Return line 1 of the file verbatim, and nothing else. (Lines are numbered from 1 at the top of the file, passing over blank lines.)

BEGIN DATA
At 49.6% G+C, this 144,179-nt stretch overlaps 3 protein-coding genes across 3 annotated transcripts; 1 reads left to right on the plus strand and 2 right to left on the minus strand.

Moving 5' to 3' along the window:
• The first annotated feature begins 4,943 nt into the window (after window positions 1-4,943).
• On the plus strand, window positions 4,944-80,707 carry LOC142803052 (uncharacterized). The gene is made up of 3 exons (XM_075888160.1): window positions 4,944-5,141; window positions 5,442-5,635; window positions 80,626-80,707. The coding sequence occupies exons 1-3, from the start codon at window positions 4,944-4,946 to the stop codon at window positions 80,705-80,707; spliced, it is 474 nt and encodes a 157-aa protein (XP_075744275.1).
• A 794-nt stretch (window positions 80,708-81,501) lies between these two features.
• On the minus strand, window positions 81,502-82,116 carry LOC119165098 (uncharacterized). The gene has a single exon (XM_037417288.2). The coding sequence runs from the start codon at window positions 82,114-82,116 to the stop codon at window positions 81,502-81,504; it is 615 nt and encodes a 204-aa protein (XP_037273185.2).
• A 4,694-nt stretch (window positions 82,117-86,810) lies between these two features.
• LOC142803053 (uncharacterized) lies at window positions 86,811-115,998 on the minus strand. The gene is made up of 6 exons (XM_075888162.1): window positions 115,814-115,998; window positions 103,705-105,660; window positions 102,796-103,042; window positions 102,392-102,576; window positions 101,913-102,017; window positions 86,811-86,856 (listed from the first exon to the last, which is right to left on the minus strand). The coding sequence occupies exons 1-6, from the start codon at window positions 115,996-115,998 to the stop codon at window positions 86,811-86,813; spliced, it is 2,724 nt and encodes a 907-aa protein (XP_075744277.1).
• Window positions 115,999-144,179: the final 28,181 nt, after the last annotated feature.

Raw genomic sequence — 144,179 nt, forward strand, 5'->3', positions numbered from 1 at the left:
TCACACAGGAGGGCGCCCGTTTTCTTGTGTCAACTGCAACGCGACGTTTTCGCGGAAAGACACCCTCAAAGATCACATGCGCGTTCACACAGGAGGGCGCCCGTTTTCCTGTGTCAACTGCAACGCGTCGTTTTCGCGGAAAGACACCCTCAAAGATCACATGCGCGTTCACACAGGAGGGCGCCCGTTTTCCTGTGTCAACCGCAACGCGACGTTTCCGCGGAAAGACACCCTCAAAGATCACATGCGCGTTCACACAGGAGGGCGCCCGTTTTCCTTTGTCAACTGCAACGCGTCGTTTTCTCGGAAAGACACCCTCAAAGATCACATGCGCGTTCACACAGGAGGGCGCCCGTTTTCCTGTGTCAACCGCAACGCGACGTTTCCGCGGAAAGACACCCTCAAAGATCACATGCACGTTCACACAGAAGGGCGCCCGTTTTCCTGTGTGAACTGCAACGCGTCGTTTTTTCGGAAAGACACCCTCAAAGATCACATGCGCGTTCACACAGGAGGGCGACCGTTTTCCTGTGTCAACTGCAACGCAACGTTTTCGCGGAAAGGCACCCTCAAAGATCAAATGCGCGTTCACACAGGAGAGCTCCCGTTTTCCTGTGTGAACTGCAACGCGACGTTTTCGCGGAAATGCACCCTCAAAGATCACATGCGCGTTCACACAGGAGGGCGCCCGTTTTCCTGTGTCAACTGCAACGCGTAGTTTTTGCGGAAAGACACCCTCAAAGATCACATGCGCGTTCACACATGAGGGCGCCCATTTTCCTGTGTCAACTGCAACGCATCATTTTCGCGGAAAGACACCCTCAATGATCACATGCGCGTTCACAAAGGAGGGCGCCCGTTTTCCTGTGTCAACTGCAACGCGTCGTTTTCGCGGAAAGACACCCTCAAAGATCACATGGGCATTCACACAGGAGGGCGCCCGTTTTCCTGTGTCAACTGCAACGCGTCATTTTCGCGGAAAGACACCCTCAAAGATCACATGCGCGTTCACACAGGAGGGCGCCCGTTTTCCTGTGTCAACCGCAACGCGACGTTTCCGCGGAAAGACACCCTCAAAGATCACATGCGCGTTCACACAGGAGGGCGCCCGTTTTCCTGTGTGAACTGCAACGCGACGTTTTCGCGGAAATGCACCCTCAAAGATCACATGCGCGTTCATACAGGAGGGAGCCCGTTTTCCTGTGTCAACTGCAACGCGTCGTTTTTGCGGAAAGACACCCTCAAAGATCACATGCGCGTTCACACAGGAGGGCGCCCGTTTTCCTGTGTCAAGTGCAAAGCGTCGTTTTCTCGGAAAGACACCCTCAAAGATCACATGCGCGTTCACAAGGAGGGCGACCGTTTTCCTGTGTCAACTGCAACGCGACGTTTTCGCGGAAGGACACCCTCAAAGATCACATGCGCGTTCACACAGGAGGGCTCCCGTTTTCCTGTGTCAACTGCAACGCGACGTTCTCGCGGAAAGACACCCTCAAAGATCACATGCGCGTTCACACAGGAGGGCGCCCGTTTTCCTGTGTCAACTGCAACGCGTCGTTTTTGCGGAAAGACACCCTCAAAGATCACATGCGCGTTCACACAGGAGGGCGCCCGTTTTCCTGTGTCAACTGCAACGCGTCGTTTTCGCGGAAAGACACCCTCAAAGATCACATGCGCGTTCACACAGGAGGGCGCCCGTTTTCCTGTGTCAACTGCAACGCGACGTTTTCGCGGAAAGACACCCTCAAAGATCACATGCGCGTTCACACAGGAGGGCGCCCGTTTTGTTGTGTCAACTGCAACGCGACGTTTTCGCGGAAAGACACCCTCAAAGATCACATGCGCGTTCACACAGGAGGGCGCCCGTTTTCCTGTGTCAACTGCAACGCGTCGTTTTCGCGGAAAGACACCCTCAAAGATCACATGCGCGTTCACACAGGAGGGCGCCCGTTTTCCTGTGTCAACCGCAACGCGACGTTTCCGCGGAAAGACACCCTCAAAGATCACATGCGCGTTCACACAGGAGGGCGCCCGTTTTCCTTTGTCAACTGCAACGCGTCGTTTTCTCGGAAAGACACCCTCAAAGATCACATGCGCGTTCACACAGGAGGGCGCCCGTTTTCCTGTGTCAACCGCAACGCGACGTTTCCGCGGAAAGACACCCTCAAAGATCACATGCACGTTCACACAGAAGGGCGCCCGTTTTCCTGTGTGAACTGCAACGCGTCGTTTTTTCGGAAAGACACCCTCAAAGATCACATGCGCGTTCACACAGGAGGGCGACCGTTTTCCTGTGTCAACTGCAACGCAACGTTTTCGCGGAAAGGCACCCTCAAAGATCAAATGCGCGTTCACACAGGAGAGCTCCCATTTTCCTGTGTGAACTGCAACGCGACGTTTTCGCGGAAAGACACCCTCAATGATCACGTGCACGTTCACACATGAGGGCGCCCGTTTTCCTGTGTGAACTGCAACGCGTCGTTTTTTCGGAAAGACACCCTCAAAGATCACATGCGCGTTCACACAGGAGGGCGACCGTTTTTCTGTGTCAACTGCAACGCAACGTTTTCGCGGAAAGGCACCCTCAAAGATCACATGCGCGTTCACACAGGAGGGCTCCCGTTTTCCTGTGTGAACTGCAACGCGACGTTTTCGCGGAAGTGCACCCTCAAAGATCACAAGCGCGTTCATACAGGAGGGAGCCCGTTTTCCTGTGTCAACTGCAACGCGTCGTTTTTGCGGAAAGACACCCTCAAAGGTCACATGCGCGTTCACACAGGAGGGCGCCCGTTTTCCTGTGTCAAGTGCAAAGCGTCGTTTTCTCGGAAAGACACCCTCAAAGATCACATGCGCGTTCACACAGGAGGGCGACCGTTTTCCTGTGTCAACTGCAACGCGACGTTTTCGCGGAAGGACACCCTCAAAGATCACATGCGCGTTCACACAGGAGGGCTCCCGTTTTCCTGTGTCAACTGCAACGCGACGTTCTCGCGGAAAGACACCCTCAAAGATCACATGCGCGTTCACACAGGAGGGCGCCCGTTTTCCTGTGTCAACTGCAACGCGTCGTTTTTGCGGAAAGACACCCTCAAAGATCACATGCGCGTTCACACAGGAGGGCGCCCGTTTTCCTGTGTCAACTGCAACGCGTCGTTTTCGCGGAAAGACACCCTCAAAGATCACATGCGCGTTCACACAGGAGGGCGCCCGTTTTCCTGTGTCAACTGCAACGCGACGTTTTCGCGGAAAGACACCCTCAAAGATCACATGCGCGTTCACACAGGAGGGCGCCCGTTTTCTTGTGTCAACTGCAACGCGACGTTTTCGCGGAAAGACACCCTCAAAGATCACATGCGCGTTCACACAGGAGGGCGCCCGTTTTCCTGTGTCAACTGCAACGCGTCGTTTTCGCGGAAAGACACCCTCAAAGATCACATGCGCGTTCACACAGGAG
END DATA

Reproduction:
At 49.6% G+C, this 144,179-nt stretch overlaps 3 protein-coding genes across 3 annotated transcripts; 1 reads left to right on the plus strand and 2 right to left on the minus strand.